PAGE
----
OBJECTIVE—The Israeli Yemenite Jewish community has displayed an exceptionally rapid increase in the frequency of type 1 diabetes, having the highest rate of all Israeli ethnic groups. We studied the role of the environment, in relation to the nature and frequency of HLA class II genes, to evaluate its possible involvement in the development of diabetes.

RESEARCH DESIGN AND METHODS—We interviewed 196 elderly Yemenite women, who had immigrated to Israel as adults, in programmed encounters about signs and symptoms of type 1 diabetes, infant feeding customs, and infectious diseases in Yemen. We also performed HLA oligotyping of DRB1, DQA1, and DQB1 genes in 120 unrelated Yemenite Jews, including 44 type 1 diabetic patients and 76 healthy control subjects, and used these data in correspondence analysis comparing Yemenites with different Israeli ethnic groups.

RESULTS—Interviews indicated that early exposure to cow’s milk was very common in Yemen. However, none of the women could recall classical presentations of diabetes. HLA oligotyping showed that gene frequencies of non-Asp-57 (of the HLA-DQB chain) in the patients (0.94) and control subjects (0.6) were similar to those of other populations with a known high incidence of type 1 diabetes. Correspondence analysis revealed that Yemenite Jews are genetically distinct from other ethnic groups in Israel.

CONCLUSIONS—The genetic distinctiveness of Yemenite Jews may explain their unusually high incidence of type 1 diabetes in Israel. Despite the presence of highly susceptible diabetogenic HLA class II genes in this community, early exposure to cow’s milk did not cause phenotypic expression of diabetes in Yemen. This finding suggests that in this population, either cow’s milk does not play a crucial role in triggering diabetes, or environmentally conferred protection, such as frequent infectious disease in Yemen, was dominant.

The incidence of type 1 diabetes exhibits a marked geographic variation worldwide, probably resulting from different distributions of susceptible type 1 diabetes genes (1,2). The development of the disease has been associated with polymorphism within the peptide binding sites of the class II molecules HLA-DQ and -DR in the HLA immune response region of the short arm of chromosome 6 (3,4). The increasing interaction of these susceptible genes with the environment, leading to autoimmune β-cell destruction, may account for the steady rise in the frequency of type 1 diabetes in the last decades (5). In particular, early exposure to cow’s milk has been linked by many investigators to initiation of β-cell autoimmunity in individuals at high genetic risk; however, the contribution of early exposure to the pathogenesis of type 1 diabetes is still controversial (6).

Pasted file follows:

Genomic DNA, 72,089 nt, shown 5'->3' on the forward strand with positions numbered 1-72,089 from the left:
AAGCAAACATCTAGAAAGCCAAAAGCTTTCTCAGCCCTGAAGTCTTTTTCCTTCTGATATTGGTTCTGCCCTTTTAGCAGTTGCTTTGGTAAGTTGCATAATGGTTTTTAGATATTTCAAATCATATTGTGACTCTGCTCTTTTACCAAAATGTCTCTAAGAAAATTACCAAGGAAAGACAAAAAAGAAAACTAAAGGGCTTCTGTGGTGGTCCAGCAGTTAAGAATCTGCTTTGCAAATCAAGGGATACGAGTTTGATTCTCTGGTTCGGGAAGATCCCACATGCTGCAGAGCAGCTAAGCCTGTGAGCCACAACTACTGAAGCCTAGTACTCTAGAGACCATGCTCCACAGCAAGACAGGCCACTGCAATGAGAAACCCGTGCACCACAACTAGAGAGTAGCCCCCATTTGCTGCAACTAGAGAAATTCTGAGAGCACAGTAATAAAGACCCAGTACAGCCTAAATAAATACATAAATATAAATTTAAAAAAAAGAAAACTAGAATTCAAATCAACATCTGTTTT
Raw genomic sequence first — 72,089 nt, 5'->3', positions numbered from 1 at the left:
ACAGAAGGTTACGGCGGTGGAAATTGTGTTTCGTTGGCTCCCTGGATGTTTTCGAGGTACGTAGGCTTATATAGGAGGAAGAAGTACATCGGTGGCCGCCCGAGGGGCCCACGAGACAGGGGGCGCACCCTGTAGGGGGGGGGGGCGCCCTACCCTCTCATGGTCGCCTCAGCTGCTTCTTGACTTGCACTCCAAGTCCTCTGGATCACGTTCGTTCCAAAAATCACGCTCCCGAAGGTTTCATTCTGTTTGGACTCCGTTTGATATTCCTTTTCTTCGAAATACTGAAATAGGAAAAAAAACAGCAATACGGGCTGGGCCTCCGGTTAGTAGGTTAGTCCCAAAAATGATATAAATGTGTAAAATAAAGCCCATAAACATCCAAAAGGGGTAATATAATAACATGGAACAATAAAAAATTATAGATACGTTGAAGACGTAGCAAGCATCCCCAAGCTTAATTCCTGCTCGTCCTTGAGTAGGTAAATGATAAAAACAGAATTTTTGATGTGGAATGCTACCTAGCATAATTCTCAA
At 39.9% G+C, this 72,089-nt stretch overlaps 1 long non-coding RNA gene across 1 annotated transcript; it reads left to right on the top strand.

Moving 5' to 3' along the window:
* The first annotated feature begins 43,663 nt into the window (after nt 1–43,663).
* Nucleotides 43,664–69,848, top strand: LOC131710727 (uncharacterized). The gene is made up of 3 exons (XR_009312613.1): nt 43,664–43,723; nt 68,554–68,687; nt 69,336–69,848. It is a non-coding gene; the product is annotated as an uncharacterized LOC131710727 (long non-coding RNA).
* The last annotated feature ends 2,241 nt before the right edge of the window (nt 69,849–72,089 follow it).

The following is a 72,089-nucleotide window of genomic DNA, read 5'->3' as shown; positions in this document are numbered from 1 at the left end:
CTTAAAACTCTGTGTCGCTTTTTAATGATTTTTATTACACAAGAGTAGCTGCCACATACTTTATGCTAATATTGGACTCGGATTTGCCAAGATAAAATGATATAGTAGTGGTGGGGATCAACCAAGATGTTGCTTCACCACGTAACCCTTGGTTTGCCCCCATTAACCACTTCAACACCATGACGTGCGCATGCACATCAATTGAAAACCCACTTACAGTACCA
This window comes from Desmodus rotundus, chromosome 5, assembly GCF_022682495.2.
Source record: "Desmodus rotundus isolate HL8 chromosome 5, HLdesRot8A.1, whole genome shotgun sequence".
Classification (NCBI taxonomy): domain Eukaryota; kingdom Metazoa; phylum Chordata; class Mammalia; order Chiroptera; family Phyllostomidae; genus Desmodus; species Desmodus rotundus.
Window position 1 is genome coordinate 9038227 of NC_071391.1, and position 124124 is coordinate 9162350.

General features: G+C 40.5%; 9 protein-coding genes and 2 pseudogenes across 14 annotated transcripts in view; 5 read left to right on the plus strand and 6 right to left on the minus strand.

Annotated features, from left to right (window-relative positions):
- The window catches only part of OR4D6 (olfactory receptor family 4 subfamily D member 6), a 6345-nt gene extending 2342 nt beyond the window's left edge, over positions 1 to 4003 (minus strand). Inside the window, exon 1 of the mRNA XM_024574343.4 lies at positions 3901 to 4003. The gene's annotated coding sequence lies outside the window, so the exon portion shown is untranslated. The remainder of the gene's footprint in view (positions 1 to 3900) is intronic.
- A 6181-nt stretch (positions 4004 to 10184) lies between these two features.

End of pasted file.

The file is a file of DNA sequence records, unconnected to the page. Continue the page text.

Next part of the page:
Israel, too, has witnessed a general increase in the incidence of type 1 diabetes over the last 15 years. There is, however, a notable variation among Israel’s different ethnic groups, which has been attributed to differences in genetic or environmental factors (7). Among these groups, the Yemenites are unique, having the highest incidence of type 1 diabetes (18.5/100,000) compared with the overall Jewish population (5.7/100,000) (8).

The Yemenite Jews immigrated to Israel en masse between 1948 and 1951 from a distant Moslem country that was not only underdeveloped but also voluntarily isolated from the rest of the world (9). Yemen’s Jews were doubly isolated—from their Moslem neighbors within the country and from the rest of the Jewish diaspora. However, during the same period, thousands of other immigrants arrived in Israel from all over the world, and all were exposed to a similar environment. The unusual rise in the incidence of type 1 diabetes among the Yemenites indicates that they may differ in genetic background from other Jews.

We have recently shown an exceptionally high odds ratio for the universally susceptible HLA diabetogenic genotype DRB1*03011,*0402 and its related DQ alleles in Yemenite Jews with type 1 diabetes compared with nondiabetic Yemenite control subjects (10). In the present study, we further analyzed our immunogenetic results in relation to various ethnic groups in Israel. In addition, we added structured interviews with elderly Yemenites who immigrated to Israel as adults in order to identify environmental factors that may explain the dramatic change in the disease expression before and after immigration.